CPJ calls on Azerbaijan to allow journalist to return to country

Your Excellency:

The Committee to Protect Journalists (CPJ) is deeply concerned that Azerbaijani journalist Irada Huseynova, who lives and works in Moscow, cannot attend an international meeting of freedom of expression groups in Azerbaijan in mid-June because she faces arrest on criminal defamation charges should she return to the capital, Baku. Huseynova was invited by the Toronto-based International Freedom of Expression Exchange (IFEX), which will hold its meeting in Baku beginning June 14.

We call on your government to drop the charges against her in recognition that public officials are always at the center of public debate and should be able to tolerate criticism by the press. There is a growing international consensus that journalists should never be criminally prosecuted for doing their jobs. Independent and opposition media cannot report and comment on the news as long as defamation remains a criminal offense. The charges against Huseynova are politically motivated and designed to punish her for fulfilling her role in the media as a watchdog that monitors government performance.

Huseynova’s prosecution stems from an article she wrote in June 2001 for the independent Baku weekly Bakinsky Bulvar that criticized Baku Mayor Hajibala Abutalibov for closing important tram lines in Baku; building water fountains in Baku during a water shortage; and closing and demolishing commercial kiosks, a move that left many unemployed.

In September 2001, Huseynova, along with Bakinsky Bulvar founder Elmar Huseynov and Editor-in-Chief Bella Zakirova, were convicted of civil defamation and fined. That same month, Bakinsky Bulvar was closed, and Huseynova left Azerbaijan to attend a conference in Poland. While she was in Poland, an Azerbaijani court launched criminal defamation proceedings against Huseynova and her colleagues, and Huseynova was put on an Azerbaijani government wanted list.

When the conference ended in late September, she traveled to Moscow, and a year later, she began working as an editor and later as an analyst for the Moscow-based Center for Journalism in Extreme Situations (CJES), a Russian press freedom organization.

Although Huseynova could not be tried while outside the country, her colleagues were convicted of criminal defamation in September 2001.

On November 25, 2002, Russian police arrested Huseynova at the request of Azerbaijani authorities, who wanted her extradited to face the defamation charges. CJES immediately issued a statement, and Huseynova was released two days later after local and international press freedom and human rights organizations protested the arrest.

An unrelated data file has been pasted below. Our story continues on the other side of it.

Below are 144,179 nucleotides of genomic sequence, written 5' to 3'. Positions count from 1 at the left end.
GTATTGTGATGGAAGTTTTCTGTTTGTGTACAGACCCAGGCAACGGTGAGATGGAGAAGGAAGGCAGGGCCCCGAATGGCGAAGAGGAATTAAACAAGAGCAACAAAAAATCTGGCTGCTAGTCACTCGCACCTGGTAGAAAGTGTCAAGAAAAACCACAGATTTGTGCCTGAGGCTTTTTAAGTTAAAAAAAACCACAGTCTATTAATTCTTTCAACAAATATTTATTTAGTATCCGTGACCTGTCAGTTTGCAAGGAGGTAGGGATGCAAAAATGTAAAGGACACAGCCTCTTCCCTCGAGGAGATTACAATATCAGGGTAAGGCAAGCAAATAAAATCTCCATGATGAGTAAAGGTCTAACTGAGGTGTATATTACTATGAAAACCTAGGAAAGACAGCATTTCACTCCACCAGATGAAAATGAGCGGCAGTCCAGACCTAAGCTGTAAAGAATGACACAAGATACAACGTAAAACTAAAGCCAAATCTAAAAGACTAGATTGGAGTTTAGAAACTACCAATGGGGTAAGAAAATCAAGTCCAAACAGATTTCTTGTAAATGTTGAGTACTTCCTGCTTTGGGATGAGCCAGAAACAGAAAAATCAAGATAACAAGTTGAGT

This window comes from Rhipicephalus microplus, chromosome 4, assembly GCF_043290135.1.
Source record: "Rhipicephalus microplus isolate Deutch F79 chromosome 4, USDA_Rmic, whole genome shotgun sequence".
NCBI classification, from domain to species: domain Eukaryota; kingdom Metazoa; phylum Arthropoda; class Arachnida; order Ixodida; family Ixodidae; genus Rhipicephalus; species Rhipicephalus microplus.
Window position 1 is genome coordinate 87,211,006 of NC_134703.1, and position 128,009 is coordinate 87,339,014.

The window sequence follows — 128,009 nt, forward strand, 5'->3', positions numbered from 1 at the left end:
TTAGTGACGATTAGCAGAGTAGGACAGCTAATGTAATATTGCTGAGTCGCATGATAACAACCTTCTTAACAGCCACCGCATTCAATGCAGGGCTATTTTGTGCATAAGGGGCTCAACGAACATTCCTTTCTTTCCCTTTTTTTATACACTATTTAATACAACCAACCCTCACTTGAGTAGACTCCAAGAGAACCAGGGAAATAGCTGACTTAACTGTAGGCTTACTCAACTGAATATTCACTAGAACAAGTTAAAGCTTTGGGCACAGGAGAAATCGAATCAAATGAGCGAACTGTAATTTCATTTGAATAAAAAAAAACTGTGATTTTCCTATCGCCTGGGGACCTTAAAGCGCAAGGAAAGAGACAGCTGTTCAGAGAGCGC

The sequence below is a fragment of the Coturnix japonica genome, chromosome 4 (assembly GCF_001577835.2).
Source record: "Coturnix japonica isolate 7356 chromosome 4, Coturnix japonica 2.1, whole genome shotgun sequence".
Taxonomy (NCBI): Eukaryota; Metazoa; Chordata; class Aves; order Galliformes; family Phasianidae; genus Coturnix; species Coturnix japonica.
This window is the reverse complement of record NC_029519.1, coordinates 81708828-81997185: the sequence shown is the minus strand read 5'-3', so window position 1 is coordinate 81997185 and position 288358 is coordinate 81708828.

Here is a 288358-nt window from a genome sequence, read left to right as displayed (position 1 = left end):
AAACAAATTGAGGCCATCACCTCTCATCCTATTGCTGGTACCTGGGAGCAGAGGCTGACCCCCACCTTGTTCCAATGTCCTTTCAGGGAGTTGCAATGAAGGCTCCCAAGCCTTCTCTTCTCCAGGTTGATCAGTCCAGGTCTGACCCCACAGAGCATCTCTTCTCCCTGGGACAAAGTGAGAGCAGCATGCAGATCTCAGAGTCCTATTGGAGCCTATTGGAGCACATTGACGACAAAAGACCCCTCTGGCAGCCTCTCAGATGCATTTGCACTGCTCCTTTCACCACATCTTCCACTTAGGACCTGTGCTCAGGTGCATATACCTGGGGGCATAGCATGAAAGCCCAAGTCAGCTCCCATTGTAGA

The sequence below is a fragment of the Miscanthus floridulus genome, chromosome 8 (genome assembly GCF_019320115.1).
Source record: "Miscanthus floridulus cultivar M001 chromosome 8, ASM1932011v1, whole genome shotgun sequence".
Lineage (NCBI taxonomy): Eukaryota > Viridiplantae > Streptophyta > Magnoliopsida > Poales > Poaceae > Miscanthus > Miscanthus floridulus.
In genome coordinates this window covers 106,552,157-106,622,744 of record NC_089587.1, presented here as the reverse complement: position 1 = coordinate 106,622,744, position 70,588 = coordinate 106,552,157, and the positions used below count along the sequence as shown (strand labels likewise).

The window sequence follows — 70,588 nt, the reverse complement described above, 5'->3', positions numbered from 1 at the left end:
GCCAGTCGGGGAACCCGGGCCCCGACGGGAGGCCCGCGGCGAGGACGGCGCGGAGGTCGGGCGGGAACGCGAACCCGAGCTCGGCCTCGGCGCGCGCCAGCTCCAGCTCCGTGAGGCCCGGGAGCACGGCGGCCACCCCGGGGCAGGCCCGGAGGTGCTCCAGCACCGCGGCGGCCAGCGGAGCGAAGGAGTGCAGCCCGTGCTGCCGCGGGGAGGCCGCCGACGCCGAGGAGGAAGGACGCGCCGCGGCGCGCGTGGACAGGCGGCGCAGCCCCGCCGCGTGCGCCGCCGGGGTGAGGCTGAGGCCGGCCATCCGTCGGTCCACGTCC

Because of the criminal defamation case pending against her in Azerbaijan, Huseynova is unable to travel to Baku to renew her Soviet-era passport, which expires in June, and will soon be stranded in Russia.

Huseynova’s case has drawn increased attention in Azerbaijan in recent weeks. The country’s ombudsman, Elmira Suleymanova, met with Baku Mayor Abutalibov in early spring this year and asked him to drop the criminal defamation case against Huseynova, but he refused.

The IFEX meeting brings together representatives of 57 freedom of expression groups from around the world, all of whom are copied below. Azerbaijan’s press freedom record will come under considerable scrutiny during the meeting, and we believe that it would reflect very poorly on your government if a prominent Azerbaijani journalist invited to this meeting to share her views were prohibited from attending because of the politically motivated charges against her.

Your Excellency, we recognize the steps you have taken to improve press freedom conditions in Azerbaijan by vetoing a restrictive media bill on public television and abolishing the Ministry of Information. However, these advances must be weighed against the criminal prosecution of a journalist, which, as noted earlier, is contrary to growing international practice, particularly as established in democracies, where civil remedies are recognized as adequate redress for defamation.

We urge you to do everything within your power to ensure that the charges against Irada Huseynova are dropped immediately so that she can attend the IFEX conference. We also urge you to work toward eliminating criminal defamation provisions from your country’s penal code.

Thank you for your attention to this urgent matter. We await your apply.


Ann Cooper
Executive Director